This paper describes our end-to-end speech translation system for the speech translation task of lectures and TED talks from English to German for IWSLT Evaluation 2019. We propose layer-tied self-attention for end-to-end speech translation. Our method takes advantage of sharing weights of speech encoder and text decoder. The representation of source speech and the representation of target text are coordinated layer by layer, so that the speech and text can learn a better alignment during the training procedure. We also adopt data augmentation to enhance the parallel speech-text corpus. The En-De experimental results show that our best model achieves 17.68 on tst2015. Our ASR achieves WER of 6.6% on TED-LIUM test set. The En-Pt model can achieve about 11.83 on the MuST-C dev set.

Multi-lingual Wikipedia Summarization and Title Generation On Low Resource Corpus
Wei Liu | Lei Li | Zuying Huang | Yinan Liu
Proceedings of the Workshop MultiLing 2019: Summarization Across Languages, Genres and Sources

MultiLing 2019 Headline Generation Task on Wikipedia Corpus raised a critical and practical problem: multilingual task on low resource corpus. In this paper we proposed QDAS extractive summarization model enhanced by sentence2vec and try to apply transfer learning based on large multilingual pre-trained language model for Wikipedia Headline Generation task. We treat it as sequence labeling task and develop two schemes to handle with it. Experimental results have shown that large pre-trained model can effectively utilize learned knowledge to extract certain phrase using low resource supervised data.

An Encoding Strategy Based Word-Character LSTM for Chinese NER
Wei Liu | Tongge Xu | Qinghua Xu | Jiayu Song | Yueran Zu
Proceedings of the 2019 Conference of the North American Chapter of the Association for Computational Linguistics: Human Language Technologies, Volume 1 (Long and Short Papers)

A recently proposed lattice model has demonstrated that words in character sequence can provide rich word boundary information for character-based Chinese NER model. In this model, word information is integrated into a shortcut path between the start and the end characters of the word. However, the existence of shortcut path may cause the model to degenerate into a partial word-based model, which will suffer from word segmentation errors. Furthermore, the lattice model can not be trained in batches due to its DAG structure. In this paper, we propose a novel word-character LSTM(WC-LSTM) model to add word information into the start or the end character of the word, alleviating the influence of word segmentation errors while obtaining the word boundary information. Four different strategies are explored in our model to encode word information into a fixed-sized representation for efficient batch training. Experiments on benchmark datasets show that our proposed model outperforms other state-of-the-arts models.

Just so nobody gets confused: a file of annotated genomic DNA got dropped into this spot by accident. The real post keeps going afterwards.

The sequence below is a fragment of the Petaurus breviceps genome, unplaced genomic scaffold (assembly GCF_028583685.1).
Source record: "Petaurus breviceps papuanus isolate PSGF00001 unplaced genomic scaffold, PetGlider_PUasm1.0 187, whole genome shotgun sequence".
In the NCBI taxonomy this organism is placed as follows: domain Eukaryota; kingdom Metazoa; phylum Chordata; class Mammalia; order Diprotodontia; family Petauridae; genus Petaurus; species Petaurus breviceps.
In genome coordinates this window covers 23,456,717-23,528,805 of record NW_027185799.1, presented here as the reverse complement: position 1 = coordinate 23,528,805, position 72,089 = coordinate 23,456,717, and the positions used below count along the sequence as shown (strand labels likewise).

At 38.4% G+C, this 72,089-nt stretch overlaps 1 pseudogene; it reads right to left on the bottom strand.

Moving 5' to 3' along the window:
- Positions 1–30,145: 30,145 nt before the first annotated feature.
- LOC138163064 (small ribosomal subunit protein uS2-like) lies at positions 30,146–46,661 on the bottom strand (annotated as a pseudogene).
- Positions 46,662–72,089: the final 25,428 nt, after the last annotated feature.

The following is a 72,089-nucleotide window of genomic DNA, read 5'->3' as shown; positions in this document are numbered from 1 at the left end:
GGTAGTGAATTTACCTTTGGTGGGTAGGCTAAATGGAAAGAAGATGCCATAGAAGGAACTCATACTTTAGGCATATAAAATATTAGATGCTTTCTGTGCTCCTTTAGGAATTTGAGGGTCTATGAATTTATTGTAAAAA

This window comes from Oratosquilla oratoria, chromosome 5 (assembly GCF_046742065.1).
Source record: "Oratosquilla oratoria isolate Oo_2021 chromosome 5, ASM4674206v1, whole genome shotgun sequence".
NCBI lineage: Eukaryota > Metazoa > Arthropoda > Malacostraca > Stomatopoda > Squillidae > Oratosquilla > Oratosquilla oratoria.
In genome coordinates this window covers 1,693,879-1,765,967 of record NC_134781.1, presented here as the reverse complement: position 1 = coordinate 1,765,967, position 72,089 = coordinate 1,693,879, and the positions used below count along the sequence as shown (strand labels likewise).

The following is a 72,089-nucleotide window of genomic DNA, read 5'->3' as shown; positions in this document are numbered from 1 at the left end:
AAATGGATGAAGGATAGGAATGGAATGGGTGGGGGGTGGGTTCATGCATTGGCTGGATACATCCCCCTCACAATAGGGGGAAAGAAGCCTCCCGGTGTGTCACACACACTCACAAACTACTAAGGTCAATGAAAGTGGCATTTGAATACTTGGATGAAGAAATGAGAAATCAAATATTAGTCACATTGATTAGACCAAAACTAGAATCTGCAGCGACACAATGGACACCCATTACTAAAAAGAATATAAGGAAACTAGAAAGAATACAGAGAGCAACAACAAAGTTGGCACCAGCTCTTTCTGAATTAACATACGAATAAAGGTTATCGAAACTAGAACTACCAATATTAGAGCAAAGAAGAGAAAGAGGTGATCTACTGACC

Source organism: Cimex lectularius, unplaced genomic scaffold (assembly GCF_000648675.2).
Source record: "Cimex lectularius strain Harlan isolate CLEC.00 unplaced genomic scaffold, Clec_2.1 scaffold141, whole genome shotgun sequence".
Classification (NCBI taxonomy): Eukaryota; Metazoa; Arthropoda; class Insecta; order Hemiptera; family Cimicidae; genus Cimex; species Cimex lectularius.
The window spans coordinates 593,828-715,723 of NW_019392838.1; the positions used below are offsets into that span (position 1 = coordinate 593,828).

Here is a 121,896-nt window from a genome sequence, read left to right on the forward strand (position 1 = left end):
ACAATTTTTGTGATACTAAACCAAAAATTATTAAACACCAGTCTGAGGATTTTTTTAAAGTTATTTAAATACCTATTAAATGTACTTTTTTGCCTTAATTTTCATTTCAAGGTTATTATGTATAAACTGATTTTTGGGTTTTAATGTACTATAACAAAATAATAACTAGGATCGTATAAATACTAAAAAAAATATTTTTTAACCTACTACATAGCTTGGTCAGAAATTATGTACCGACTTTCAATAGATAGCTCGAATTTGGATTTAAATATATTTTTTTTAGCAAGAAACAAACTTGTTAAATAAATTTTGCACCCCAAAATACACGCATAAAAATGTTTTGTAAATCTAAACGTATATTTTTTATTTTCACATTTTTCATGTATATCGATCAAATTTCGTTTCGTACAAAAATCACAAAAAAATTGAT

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NovelPerspective: Identifying Point of View Characters
Lyndon White | Roberto Togneri | Wei Liu | Mohammed Bennamoun
Proceedings of ACL 2018, System Demonstrations

We present NovelPerspective: a tool to allow consumers to subset their digital literature, based on point of view (POV) character. Many novels have multiple main characters each with their own storyline running in parallel. A well-known example is George R. R. Martin’s novel: “A Game of Thrones”, and others from that series. Our tool detects the main character that each section is from the POV of, and allows the user to generate a new ebook with only those sections. This gives consumers new options in how they consume their media; allowing them to pursue the storylines sequentially, or skip chapters about characters they find boring. We present two heuristic-based baselines, and two machine learning based methods for the detection of the main character.